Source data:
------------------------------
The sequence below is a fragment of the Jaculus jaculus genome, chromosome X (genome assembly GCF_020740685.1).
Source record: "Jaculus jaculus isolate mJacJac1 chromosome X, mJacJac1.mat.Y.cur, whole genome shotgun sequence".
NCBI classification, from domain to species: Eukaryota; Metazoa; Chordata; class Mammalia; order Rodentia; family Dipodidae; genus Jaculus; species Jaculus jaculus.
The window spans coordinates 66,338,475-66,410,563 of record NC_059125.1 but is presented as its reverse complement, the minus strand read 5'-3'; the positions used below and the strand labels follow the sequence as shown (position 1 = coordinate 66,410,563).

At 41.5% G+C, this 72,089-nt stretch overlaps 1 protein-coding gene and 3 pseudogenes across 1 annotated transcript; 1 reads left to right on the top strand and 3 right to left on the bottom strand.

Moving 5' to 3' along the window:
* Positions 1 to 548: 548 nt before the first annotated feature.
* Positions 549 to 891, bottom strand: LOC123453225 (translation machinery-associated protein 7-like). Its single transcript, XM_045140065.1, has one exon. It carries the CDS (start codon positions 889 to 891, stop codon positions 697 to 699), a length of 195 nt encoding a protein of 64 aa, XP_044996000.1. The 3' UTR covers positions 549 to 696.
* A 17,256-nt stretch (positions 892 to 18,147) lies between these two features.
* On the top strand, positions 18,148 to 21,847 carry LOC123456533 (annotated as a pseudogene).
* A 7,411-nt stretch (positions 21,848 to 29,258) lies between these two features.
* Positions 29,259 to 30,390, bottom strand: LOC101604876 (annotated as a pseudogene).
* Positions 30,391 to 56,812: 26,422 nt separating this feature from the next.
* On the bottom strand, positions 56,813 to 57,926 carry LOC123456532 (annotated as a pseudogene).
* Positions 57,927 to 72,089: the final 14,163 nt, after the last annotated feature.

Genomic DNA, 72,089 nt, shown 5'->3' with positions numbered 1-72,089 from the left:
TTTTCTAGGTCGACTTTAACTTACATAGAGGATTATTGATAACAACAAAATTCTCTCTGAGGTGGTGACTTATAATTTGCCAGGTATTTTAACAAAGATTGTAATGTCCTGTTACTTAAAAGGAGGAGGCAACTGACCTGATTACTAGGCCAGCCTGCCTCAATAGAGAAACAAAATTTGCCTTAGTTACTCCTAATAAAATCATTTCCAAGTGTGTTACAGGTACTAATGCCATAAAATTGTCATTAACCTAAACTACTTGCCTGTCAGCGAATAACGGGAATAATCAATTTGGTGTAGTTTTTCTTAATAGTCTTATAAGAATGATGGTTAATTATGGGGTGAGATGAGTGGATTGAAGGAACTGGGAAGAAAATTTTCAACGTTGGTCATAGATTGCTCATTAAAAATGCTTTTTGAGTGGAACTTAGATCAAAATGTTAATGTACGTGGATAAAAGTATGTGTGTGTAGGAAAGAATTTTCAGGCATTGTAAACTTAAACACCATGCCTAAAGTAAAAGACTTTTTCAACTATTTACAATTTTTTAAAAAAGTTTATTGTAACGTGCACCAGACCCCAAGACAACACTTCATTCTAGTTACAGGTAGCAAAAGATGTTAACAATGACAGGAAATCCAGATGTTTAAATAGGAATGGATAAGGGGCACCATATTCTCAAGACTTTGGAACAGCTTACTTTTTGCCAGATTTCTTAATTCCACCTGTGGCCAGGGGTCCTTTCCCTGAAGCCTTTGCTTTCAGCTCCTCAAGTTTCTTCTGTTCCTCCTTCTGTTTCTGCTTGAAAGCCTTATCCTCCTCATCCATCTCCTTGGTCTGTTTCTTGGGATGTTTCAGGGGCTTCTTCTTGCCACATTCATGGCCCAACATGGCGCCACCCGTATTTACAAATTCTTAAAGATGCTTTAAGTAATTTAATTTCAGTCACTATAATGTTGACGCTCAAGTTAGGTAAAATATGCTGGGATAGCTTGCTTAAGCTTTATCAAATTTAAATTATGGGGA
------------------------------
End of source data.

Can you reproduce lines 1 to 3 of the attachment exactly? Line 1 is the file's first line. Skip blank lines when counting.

The sequence below is a fragment of the Jaculus jaculus genome, chromosome X (genome assembly GCF_020740685.1).
Source record: "Jaculus jaculus isolate mJacJac1 chromosome X, mJacJac1.mat.Y.cur, whole genome shotgun sequence".
NCBI classification, from domain to species: Eukaryota; Metazoa; Chordata; class Mammalia; order Rodentia; family Dipodidae; genus Jaculus; species Jaculus jaculus.